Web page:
Self-Identified Lesbian Internalized Homophobia Scale

Self-Identified Lesbian Internalized Homophobia Scale

STACY WEIBLEY AND MICHELLE HINDINJohns Hopkins University

The Self-Identified Lesbian Internalized Homophobia Scale (SLIHS) was developed to gain a greater understanding of internalized homophobia in the lives of women who identify as lesbian and to address significant gaps in the literature regarding this topic. It has been hypothesized that internalized homophobia is linked to the elevated rates of mental health and substance abuse issues experienced by gay, lesbian, bisexual, and transgender (GLBT)

individuals, including the disproportionately high rates of suicide among GLBT youth. However, although previous research suggests internalized homophobia is a statistically significant and distinct factor in the lives of gay men (Meyer, 1995), there is a dearth of research regarding this issue among other GLBT groups, including lesbians. Of the few existing empirical studies regarding internalized homophobia among lesbians, many rely on questions developed to measure this construct among gay men rather than those that appropriately address lesbian culture (Radonsky & Borders, 1995). Other studies are limited owing to a lack of theoretical support, small sample size, or additional methodological issues (DiPlacido, 1998; Peterson & Gerrity, 2006). Although there are several published scales that assess internalized homophobia among men, only one scale addresses women (Szymanski & Chung, 2001). However, this scale was validated using a sample that included a significant number (approximately 30%) of participants who did not identify as lesbian and was biased in terms of education level, and it includes questions that confound internalized homophobia with other psychological issues or personality traits.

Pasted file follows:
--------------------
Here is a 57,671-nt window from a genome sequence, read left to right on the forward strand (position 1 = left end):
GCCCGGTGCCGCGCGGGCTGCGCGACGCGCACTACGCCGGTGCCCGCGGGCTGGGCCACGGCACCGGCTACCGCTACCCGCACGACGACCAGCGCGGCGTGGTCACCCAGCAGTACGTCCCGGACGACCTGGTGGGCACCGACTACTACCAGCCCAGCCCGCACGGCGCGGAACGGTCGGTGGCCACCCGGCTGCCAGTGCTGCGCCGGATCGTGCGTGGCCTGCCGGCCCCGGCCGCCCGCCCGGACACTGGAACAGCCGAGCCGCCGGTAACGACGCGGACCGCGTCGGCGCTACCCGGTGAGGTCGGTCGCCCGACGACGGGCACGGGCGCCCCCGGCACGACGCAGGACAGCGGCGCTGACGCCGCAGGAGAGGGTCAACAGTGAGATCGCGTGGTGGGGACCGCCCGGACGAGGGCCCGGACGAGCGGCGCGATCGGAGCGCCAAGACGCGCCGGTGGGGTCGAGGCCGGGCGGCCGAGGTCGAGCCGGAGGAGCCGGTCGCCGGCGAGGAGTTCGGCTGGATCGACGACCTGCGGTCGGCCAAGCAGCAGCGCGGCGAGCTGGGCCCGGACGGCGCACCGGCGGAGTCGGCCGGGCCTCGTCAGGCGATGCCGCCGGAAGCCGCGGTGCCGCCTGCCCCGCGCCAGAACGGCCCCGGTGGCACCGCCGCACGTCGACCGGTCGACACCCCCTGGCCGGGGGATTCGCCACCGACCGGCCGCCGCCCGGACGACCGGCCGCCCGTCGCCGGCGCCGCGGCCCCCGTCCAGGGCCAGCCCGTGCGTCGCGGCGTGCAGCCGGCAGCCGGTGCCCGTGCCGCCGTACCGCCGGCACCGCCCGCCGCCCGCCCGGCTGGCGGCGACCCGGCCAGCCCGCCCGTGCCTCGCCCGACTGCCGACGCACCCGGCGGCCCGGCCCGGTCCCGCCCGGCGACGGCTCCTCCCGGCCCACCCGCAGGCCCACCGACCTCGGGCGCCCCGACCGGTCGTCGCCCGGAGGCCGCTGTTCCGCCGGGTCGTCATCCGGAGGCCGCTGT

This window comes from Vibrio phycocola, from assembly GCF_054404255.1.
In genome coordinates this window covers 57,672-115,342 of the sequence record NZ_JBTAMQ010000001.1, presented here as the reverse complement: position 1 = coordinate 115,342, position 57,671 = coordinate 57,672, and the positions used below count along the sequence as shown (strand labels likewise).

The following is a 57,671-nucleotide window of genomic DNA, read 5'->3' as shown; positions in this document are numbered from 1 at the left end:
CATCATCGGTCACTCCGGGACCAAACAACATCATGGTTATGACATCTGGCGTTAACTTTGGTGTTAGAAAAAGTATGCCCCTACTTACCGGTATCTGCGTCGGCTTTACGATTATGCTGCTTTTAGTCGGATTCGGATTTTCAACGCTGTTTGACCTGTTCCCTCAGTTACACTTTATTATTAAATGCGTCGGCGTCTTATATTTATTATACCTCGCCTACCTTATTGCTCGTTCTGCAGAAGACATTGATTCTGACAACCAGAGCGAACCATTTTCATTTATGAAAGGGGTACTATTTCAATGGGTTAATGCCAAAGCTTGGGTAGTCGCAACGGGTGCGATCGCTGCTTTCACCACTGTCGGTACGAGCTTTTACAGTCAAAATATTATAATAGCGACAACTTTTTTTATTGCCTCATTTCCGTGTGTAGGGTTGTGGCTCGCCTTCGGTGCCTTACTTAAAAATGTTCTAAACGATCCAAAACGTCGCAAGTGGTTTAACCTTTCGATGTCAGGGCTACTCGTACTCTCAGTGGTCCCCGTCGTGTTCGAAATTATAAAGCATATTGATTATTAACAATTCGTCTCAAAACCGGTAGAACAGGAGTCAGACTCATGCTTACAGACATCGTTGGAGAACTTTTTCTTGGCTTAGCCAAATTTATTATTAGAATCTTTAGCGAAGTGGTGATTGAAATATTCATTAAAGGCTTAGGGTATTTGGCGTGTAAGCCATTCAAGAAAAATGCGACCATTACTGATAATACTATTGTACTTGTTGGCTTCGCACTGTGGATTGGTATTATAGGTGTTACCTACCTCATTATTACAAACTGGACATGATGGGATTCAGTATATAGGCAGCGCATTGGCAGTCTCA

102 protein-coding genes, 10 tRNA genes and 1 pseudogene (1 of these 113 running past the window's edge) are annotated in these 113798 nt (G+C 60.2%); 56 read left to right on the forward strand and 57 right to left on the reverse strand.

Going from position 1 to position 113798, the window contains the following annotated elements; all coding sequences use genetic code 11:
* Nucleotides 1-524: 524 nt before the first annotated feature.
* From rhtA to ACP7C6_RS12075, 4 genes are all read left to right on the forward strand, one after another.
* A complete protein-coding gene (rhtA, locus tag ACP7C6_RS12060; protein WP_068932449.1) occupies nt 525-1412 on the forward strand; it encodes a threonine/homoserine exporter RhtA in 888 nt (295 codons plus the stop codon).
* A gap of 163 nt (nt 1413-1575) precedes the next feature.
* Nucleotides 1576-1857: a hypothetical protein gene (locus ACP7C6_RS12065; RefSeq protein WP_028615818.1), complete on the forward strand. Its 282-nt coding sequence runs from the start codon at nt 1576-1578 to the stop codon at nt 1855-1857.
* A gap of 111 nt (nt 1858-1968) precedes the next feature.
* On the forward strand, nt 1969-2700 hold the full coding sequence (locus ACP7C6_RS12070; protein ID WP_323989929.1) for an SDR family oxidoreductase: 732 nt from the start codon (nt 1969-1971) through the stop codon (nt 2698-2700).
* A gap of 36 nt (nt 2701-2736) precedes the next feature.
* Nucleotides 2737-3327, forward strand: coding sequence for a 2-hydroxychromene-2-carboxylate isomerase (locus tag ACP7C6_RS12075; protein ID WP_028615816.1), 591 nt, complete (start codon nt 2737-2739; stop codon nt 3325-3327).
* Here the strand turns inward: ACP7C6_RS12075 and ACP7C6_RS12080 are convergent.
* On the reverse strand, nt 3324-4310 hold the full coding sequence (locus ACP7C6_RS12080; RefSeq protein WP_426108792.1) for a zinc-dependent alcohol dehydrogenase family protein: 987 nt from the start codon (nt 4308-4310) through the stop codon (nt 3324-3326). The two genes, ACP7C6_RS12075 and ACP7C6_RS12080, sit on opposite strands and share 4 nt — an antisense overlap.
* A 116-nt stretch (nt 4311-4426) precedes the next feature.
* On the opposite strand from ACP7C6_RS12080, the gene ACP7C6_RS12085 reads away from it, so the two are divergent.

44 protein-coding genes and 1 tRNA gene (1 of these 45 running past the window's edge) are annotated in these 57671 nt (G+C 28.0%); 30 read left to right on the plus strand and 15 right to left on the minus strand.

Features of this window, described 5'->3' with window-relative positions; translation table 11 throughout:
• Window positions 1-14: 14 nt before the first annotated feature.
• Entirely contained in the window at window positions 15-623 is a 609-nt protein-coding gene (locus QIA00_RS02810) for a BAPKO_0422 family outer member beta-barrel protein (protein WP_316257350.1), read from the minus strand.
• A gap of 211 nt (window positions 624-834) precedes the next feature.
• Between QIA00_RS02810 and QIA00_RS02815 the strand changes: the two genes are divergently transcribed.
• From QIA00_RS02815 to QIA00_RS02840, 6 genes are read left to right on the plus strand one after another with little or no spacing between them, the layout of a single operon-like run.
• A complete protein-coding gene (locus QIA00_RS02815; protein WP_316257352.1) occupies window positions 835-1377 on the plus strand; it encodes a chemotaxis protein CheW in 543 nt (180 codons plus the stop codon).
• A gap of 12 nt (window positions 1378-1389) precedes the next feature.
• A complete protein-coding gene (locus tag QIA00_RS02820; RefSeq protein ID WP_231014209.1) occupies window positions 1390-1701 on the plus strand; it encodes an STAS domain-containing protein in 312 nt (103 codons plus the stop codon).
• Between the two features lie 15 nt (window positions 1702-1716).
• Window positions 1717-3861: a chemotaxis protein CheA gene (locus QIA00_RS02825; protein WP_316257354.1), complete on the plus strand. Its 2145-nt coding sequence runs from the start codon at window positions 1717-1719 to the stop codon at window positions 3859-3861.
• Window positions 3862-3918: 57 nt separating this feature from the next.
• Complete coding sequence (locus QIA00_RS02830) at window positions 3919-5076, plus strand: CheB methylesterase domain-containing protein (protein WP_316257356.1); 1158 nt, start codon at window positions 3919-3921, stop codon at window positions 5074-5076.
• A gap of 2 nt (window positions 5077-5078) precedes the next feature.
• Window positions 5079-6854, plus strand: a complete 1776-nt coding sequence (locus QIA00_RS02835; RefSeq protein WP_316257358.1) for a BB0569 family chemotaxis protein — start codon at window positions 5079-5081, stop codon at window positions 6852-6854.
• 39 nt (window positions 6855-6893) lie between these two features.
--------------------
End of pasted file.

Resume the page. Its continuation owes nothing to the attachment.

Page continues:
Description

The SLIHS is a self-administered survey that is completed by women who self-identify as lesbian. The instrument includes four subscales, Visibility, Connectedness, Self- Acceptance, and Judgment, and a total of 30 closed-ended questions.

Response Mode and Timing

This two-page self-administered survey takes approximately 3 minutes to complete. The response has been very high: Over 95% completed the survey.

Scoring